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Prostate Cancer in Black Men: Overcoming Barriers to Better Outcomes

Since the 1990s, prostate cancer death rates have dropped for all men — most of all for Black men. That’s progress,  but it’s not the full picture.

Black men have a greater risk of getting prostate cancer — and a more aggressive type — than White men, says Brandon A. Mahal, MD, a radiation oncologist with the Dana-Farber Cancer Institute. It takes a grim toll: Black men are more than twice as likely to die from the disease.

What’s behind numbers like these? And what needs to change? Many things come into play, including access to care, genetics, environment, and lifestyle.

“We now have a lot of data about prostate cancer outcomes in Black men,” says Kosj Yamoah, MD, PhD, a radiation oncologist at Moffitt Cancer Center. “And this may help us provide better treatment.”

Still, research in Black men is lacking. In some cases, researchers haven’t even reported the race or ethnicity of men in their prostate cancer studies. When they have, fewer than 5% of those who’ve taken part are Black.

This is partly due to low participation to what’s required to enroll in a trial, such as lab test results. “Normal lab results” are often based on a group that’s not diverse, Mahal says. But what’s “normal” can differ across race, gender, and age. And when studies are done mostly in White people, it’s hard to tell if the results apply to others.

Black men don’t just get prostate cancer more often than White men. They also tend to get it at an earlier age. And their cancer tends to spread more quickly. “A prostate cancer that starts at age 40 and spreads by age 50 is unlike one that shows up first at age 70, one you never have to worry about,” Yamoah says.

Genetics also comes into play with prostate cancer, more so than for any other type of cancer. 

“Part of the difference in prostate cancer rates — and, therefore, deaths — may be due to these inherited factors,” says Lorelei Mucci, ScD, an associate professor of epidemiology at the Harvard School of Public Health.

Early detection is important for everyone with prostate cancer. But Mucci says Black men face unique barriers when it comes to diagnosis.

One hurdle is for those who don’t have  access to insurance and medical care, Yamoah says. Another is the fact that Black men’s prostate tumors tend to start sooner and spread faster. Even when their cancer is the slow-growing (low-grade) type, Black men have twice the risk of death as that of men of other races, although it’s still small.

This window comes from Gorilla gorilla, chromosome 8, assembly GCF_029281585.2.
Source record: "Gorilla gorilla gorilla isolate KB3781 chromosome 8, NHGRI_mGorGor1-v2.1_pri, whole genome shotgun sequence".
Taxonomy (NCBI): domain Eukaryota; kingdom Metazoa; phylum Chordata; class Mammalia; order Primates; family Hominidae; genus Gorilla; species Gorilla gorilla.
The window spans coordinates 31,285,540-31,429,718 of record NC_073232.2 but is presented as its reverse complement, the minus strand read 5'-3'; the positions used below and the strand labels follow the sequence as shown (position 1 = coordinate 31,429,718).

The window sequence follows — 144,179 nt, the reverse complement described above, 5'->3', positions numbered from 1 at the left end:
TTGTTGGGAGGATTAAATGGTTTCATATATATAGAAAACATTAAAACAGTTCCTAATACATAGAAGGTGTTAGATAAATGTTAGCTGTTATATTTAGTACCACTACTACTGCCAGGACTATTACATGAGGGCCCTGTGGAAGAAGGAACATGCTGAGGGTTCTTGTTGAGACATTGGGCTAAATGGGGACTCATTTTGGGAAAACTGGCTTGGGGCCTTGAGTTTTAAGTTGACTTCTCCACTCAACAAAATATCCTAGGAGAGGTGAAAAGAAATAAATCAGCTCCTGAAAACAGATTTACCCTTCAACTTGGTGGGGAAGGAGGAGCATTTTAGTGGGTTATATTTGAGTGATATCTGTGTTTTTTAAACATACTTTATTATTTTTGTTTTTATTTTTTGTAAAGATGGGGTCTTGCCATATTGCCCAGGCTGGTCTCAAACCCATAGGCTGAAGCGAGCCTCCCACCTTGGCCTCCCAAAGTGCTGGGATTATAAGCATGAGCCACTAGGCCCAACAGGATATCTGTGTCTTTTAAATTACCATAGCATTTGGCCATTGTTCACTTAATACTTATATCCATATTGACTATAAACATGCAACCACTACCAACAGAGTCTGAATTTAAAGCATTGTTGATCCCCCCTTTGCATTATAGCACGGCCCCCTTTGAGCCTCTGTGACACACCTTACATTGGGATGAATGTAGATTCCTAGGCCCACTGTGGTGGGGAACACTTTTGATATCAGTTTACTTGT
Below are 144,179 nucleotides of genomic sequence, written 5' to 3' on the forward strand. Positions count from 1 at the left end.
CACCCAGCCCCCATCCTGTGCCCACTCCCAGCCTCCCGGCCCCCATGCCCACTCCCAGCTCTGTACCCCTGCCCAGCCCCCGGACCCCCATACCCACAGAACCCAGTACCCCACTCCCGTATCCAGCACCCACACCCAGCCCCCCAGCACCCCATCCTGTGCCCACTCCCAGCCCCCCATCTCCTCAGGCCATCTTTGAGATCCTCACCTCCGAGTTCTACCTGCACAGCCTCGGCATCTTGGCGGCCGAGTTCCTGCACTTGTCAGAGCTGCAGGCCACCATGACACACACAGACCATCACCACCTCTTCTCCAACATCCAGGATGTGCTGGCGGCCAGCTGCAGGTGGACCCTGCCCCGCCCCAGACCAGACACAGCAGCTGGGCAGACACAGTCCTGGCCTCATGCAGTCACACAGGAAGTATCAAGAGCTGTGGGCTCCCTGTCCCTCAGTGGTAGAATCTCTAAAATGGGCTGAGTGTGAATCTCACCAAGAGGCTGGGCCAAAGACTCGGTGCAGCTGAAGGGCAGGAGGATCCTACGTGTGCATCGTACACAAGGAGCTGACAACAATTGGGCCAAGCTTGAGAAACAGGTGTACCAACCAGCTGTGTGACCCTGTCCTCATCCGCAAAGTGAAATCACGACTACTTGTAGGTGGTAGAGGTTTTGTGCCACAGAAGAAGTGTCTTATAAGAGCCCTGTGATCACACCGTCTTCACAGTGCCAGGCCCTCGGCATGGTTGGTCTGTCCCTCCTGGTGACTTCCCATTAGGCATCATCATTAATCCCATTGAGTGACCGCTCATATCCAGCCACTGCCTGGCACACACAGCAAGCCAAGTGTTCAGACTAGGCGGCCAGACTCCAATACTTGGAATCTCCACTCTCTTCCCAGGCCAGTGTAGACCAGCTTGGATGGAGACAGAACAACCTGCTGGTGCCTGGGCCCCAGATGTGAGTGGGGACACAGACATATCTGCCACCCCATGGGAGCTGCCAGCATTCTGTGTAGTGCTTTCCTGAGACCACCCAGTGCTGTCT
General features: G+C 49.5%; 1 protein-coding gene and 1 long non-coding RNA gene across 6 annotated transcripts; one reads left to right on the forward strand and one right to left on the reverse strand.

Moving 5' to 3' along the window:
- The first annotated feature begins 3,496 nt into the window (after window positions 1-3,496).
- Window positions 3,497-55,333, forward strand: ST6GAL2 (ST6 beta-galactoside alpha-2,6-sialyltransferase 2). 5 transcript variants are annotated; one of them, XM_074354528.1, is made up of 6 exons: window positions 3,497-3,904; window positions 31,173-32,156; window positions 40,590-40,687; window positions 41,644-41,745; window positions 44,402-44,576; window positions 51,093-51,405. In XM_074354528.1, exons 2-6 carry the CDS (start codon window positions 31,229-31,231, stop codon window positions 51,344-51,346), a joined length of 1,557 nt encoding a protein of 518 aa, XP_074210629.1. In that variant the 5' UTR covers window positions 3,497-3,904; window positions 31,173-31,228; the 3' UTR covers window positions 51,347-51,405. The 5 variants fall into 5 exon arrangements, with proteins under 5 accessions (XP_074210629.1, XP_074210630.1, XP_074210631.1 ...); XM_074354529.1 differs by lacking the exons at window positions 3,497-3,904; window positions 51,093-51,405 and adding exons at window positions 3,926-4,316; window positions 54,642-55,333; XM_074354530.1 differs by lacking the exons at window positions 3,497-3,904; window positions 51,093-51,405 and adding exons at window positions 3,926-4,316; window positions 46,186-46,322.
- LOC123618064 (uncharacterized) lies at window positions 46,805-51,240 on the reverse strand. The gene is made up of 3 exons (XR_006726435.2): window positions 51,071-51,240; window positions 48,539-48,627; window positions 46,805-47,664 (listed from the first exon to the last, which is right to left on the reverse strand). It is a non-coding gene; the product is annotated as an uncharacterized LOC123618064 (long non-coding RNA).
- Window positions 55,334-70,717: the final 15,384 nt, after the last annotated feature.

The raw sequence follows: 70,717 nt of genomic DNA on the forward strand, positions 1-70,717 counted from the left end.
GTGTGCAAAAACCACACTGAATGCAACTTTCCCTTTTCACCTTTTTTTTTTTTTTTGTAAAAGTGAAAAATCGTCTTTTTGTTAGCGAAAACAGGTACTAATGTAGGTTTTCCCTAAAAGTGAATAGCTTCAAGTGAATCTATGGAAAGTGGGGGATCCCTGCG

Screening can save more Black lives than it can for those at lower risk. When prostate-specific antigen (PSA) screening tests began in the 1990s, death rates fell the most for Black men. Early and frequent screening is key because of the strong link between midlife PSA levels and the risk for Black men of getting aggressive prostate cancer.

These are the American Cancer Society guidelines for higher-risk groups:

  • Start PSA at age 45 for Black men and men who have a father or brother who had prostate cancer when they were younger than age 65.
  • Start PSA at age 40 for men with more than one close relative who had prostate cancer when they were younger than age 65.

For White men whose PSA levels are above normal, doctors usually choose active surveillance, or “watchful waiting.” With repeat PSA tests, rectal exams, and biopsies, they can check for signs that the cancer is growing. This approach isn’t used as much with Black men because the risks are much higher.

That may be changing. MRI-guided biopsies and genomic testscan now help rule out a cancer that is spreading more quickly. Taking more tissue samples with a saturation biopsy is another option. This type of biopsy takes 20 or more tissue samples in one test, compared to the usual 12 -14.

For Black men, the biopsy technique is crucialTheir prostate cancer tumors tend to sit in the front part of the prostate, says Mahal. “This zone tends to harbor more aggressive cancers, but standard biopsy techniques often miss them.”

“If these newer tests point to a low-risk cancer, I think it’s safe to then use active surveillance,” Mahal says. Studies that follow patients who take this approach will help doctors have a better idea.

“We know that Black men have delayed diagnoses — and, therefore, treatment,” Mucci says. “They also tend to get different types of treatment, and their access to care is different.”

Yamoah cautions that “We’re not asking doctors to treat Black men with prostate cancer differently … we need to treat [people] based on their biology.”

We still don’t know whether certain prostate cancer treatments work as well for Black men, Mucci says. But Mahal points out that “In radiation trials where patients had the same disease status and equal access to care, Black men actually had a better prostate cancer survival rate than others.” He adds that their overall death rates were higher, but that this may have been due to having more than one illness.

Lifestyle changes can help lower your risk. Exercise, maintain a healthy weight, cut down on red meat and alcohol, and quit smoking. If you’re a Black man, do these things too:

  • Push for early, frequent prostate cancer screening tests.
  • Ask your doctor about tests that may better spot prostate cancer in Black men.
  • Find out which tests and treatment your insurance covers.
  • Learn about your treatment options. Partner with your doctor to get the best results.
  • Enroll in a prostate clinical trial.

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